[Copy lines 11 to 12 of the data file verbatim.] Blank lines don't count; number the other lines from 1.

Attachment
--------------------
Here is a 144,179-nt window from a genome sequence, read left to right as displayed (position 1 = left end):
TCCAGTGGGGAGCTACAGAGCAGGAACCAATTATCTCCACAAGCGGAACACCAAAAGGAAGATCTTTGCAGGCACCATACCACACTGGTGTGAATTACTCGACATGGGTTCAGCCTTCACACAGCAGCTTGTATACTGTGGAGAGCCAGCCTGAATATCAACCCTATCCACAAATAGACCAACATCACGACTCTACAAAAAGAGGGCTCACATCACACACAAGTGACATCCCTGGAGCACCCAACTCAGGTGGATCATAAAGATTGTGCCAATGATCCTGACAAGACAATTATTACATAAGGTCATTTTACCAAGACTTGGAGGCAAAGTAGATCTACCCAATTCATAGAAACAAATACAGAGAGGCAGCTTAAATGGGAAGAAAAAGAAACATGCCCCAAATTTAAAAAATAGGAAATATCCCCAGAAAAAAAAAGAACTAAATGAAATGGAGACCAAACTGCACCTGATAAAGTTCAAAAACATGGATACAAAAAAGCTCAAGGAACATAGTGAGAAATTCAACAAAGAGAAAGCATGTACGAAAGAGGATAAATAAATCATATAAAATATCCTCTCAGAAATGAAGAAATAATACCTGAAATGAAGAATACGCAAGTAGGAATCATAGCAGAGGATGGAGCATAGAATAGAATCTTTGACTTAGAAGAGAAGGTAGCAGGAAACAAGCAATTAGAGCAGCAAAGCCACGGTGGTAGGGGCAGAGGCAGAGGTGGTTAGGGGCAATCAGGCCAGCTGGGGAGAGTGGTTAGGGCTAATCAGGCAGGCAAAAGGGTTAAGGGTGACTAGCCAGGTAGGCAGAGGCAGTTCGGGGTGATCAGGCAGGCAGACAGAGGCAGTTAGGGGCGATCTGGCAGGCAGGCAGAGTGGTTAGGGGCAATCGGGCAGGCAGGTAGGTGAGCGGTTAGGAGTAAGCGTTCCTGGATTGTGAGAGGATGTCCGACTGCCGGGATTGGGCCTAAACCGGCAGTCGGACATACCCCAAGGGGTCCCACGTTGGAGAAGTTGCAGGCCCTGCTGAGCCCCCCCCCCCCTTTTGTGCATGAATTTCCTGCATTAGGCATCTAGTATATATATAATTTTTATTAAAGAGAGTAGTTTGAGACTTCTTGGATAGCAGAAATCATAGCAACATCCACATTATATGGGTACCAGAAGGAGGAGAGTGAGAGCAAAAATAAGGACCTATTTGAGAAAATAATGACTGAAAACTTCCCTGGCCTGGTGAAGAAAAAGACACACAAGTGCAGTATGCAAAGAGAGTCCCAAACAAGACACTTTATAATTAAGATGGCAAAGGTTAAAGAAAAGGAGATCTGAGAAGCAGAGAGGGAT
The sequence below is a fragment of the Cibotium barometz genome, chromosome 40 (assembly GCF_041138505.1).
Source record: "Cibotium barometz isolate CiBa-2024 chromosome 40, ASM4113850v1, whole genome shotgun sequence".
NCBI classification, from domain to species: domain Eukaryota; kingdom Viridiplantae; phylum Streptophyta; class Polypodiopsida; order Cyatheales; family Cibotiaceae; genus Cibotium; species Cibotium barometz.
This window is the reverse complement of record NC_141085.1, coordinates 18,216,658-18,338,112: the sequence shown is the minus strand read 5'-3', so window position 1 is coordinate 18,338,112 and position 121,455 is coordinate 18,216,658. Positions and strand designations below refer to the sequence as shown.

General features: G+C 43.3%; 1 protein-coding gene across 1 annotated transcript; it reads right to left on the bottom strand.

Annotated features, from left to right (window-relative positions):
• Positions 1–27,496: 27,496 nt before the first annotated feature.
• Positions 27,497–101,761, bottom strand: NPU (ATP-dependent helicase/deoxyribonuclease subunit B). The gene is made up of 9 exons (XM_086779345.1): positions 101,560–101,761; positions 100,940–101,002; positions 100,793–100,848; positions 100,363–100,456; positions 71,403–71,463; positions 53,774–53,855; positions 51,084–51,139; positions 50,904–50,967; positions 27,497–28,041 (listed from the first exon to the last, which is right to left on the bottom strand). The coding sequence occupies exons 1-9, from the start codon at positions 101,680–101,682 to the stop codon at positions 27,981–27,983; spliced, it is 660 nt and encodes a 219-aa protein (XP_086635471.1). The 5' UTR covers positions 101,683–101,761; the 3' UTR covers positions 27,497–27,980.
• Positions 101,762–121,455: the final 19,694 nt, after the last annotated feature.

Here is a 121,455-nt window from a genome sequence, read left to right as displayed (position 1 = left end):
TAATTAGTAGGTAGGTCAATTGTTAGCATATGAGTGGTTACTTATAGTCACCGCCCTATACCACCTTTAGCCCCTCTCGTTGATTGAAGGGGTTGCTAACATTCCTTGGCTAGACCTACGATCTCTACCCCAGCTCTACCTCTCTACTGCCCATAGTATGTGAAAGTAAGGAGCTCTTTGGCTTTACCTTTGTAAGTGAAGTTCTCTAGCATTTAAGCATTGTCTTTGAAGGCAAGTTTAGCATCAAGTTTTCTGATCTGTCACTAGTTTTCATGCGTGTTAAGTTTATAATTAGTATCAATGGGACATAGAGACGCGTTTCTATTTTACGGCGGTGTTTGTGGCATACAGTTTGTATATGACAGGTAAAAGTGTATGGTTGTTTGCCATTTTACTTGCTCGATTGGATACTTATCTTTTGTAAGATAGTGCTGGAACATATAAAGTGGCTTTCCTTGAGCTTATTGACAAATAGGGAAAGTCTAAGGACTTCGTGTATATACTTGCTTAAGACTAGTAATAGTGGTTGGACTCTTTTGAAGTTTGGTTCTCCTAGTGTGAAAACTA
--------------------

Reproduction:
• Positions 101,762–121,455: the final 19,694 nt, after the last annotated feature.

Here is a 121,455-nt window from a genome sequence, read left to right as displayed (position 1 = left end):